This past weekend, a small ensemble of Augsburg students performed “The Misunderstanding,” written by Albert Camus. Directed by student Del Logeais, the play is a family drama with a morbid twist: a son who abandoned his family years earlier returns to the hotel run by his sister and mother in secret, not knowing that the women make their living by killing the guests they lodge.
Though the audience was informed before the show that we would be experiencing an immersive piece of theatre, I’m not sure that immersive is the way to describe it. The play opens with several small scenes occurring simultaneously, at which point some characters did interact with the audience, but after that initial scene the audience really was simply mobile as opposed to immersed. However, I found the experience of physically travelling from scene to scene enhanced the drama of the show.
Though the audience was not present to the actors, it was as if we existed in the same realm as the spirit-like ensemble characters who guided us from scene to scene.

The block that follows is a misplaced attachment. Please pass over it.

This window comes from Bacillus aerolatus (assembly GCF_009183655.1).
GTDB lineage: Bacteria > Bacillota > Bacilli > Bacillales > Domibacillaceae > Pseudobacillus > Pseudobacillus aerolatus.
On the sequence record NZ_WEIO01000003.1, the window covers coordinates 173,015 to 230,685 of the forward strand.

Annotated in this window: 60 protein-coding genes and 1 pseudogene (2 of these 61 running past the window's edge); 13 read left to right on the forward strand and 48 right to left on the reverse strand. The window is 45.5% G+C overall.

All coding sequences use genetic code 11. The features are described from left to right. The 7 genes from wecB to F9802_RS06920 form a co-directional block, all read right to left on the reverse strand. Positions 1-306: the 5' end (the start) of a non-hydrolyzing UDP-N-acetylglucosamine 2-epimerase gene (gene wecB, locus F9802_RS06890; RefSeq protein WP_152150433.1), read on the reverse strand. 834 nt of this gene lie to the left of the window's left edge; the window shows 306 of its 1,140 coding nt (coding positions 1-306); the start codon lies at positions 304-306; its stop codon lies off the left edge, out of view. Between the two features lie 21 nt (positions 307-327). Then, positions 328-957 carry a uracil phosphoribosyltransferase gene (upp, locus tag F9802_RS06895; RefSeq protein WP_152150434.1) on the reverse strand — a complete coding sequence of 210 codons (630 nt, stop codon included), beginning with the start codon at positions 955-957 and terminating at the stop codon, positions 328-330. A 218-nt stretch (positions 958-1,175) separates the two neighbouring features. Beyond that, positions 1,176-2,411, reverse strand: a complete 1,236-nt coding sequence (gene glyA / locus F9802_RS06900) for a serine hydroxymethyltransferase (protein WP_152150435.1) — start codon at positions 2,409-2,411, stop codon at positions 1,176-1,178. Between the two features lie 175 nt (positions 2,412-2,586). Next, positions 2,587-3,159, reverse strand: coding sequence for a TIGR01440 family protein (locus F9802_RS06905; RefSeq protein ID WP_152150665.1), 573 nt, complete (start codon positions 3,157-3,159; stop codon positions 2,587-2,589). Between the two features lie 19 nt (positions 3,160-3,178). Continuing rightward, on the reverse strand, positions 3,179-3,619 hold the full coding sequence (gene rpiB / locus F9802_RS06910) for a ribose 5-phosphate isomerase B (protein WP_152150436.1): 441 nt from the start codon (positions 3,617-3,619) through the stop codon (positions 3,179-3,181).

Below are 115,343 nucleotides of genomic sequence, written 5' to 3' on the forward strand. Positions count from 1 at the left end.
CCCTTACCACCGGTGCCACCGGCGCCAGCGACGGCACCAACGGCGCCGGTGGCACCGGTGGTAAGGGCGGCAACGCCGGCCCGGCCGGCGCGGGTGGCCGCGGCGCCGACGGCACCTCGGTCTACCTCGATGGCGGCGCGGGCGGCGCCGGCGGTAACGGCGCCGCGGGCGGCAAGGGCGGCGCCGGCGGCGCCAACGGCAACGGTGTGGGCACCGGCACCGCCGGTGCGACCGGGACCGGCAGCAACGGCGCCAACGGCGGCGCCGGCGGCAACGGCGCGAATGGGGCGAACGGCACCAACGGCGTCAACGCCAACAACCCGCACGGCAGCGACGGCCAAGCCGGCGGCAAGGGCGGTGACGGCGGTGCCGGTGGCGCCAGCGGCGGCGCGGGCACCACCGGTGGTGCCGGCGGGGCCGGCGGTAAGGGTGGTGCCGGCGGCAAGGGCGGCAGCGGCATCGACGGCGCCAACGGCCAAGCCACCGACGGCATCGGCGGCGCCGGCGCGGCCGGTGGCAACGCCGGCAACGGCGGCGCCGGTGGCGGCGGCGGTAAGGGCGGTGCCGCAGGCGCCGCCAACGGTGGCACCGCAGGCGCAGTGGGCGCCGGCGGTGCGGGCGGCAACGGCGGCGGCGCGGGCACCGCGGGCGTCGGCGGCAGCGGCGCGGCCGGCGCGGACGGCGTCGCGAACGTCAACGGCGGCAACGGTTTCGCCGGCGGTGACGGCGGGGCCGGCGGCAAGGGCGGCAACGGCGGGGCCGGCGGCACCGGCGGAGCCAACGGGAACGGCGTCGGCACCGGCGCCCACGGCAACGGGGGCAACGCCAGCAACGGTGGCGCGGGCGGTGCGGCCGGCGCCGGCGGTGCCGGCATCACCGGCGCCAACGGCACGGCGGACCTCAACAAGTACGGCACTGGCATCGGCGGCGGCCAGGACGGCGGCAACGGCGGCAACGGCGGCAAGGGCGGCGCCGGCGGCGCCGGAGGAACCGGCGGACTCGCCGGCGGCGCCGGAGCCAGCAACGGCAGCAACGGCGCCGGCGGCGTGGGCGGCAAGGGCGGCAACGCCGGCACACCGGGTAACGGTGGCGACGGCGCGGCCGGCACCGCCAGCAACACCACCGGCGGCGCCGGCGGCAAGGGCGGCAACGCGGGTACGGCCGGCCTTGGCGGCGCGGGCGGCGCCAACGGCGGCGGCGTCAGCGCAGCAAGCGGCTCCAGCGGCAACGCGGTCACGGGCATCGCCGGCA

As the play began, Ava Fojtik and Mia Lawrence, who play Martha and Mother respectively, introduced us to two characters living in their own minds, unable and unwilling to express to each other the thoughts which haunted them privately. I mistakenly worried that initial emotional reservation was the full range Fojik and Lawrence would be taking their characters to, but I could not have been more wrong. In one of the final scenes when Martha and Mother are confronted with the reality of who they’ve murdered, Lawrence truly terrified me when confronting Martha over knowing the identity of their guest.
Leor Szleifer and Dexieng Yang portrayed a sweet romance as Jan and his wife Maria for the short time they were together onstage. Yang left the audience with a bone-chilling final scene, facing her husband’s murder at the hands of his own remorseless sister, begging for help that would never come.
Though only about 40 minutes in run-time, this production stayed with me long after I’d left the theater. The student actors expressed hope, misery and regret in a way that truly resonated, bringing the audience to reflect on the unfair and absurd parts of existence.
This article first appeared in the Friday, February 2, 2018, Edition of The Echo.